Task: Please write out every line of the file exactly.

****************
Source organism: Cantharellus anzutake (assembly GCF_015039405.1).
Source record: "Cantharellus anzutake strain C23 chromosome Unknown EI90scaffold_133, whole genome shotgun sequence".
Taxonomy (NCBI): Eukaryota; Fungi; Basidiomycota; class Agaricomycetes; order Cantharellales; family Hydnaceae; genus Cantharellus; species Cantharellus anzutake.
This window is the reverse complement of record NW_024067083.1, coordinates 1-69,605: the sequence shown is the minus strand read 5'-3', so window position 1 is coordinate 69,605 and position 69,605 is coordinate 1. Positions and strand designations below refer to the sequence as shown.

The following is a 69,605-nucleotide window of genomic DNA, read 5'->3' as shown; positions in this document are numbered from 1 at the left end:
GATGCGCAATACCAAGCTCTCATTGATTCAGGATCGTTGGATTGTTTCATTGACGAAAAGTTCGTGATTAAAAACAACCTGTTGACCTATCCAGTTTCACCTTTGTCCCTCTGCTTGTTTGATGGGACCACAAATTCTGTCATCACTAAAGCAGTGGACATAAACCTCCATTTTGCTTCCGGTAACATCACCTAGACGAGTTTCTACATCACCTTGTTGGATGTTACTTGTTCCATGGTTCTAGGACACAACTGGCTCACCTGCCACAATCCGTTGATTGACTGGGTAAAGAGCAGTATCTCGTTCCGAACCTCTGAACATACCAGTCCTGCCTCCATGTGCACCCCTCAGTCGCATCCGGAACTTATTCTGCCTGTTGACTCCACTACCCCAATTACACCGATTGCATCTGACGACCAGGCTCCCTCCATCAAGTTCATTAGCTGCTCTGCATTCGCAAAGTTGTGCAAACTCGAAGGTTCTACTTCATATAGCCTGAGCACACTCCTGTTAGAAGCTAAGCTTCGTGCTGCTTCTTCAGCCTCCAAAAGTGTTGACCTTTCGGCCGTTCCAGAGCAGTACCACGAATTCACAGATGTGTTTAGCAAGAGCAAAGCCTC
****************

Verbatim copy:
Source organism: Cantharellus anzutake (assembly GCF_015039405.1).
Source record: "Cantharellus anzutake strain C23 chromosome Unknown EI90scaffold_133, whole genome shotgun sequence".
Taxonomy (NCBI): Eukaryota; Fungi; Basidiomycota; class Agaricomycetes; order Cantharellales; family Hydnaceae; genus Cantharellus; species Cantharellus anzutake.
This window is the reverse complement of record NW_024067083.1, coordinates 1-69,605: the sequence shown is the minus strand read 5'-3', so window position 1 is coordinate 69,605 and position 69,605 is coordinate 1. Positions and strand designations below refer to the sequence as shown.

The following is a 69,605-nucleotide window of genomic DNA, read 5'->3' as shown; positions in this document are numbered from 1 at the left end:
GATGCGCAATACCAAGCTCTCATTGATTCAGGATCGTTGGATTGTTTCATTGACGAAAAGTTCGTGATTAAAAACAACCTGTTGACCTATCCAGTTTCACCTTTGTCCCTCTGCTTGTTTGATGGGACCACAAATTCTGTCATCACTAAAGCAGTGGACATAAACCTCCATTTTGCTTCCGGTAACATCACCTAGACGAGTTTCTACATCACCTTGTTGGATGTTACTTGTTCCATGGTTCTAGGACACAACTGGCTCACCTGCCACAATCCGTTGATTGACTGGGTAAAGAGCAGTATCTCGTTCCGAACCTCTGAACATACCAGTCCTGCCTCCATGTGCACCCCTCAGTCGCATCCGGAACTTATTCTGCCTGTTGACTCCACTACCCCAATTACACCGATTGCATCTGACGACCAGGCTCCCTCCATCAAGTTCATTAGCTGCTCTGCATTCGCAAAGTTGTGCAAACTCGAAGGTTCTACTTCATATAGCCTGAGCACACTCCTGTTAGAAGCTAAGCTTCGTGCTGCTTCTTCAGCCTCCAAAAGTGTTGACCTTTCGGCCGTTCCAGAGCAGTACCACGAATTCACAGATGTGTTTAGCAAGAGCAAAGCCTC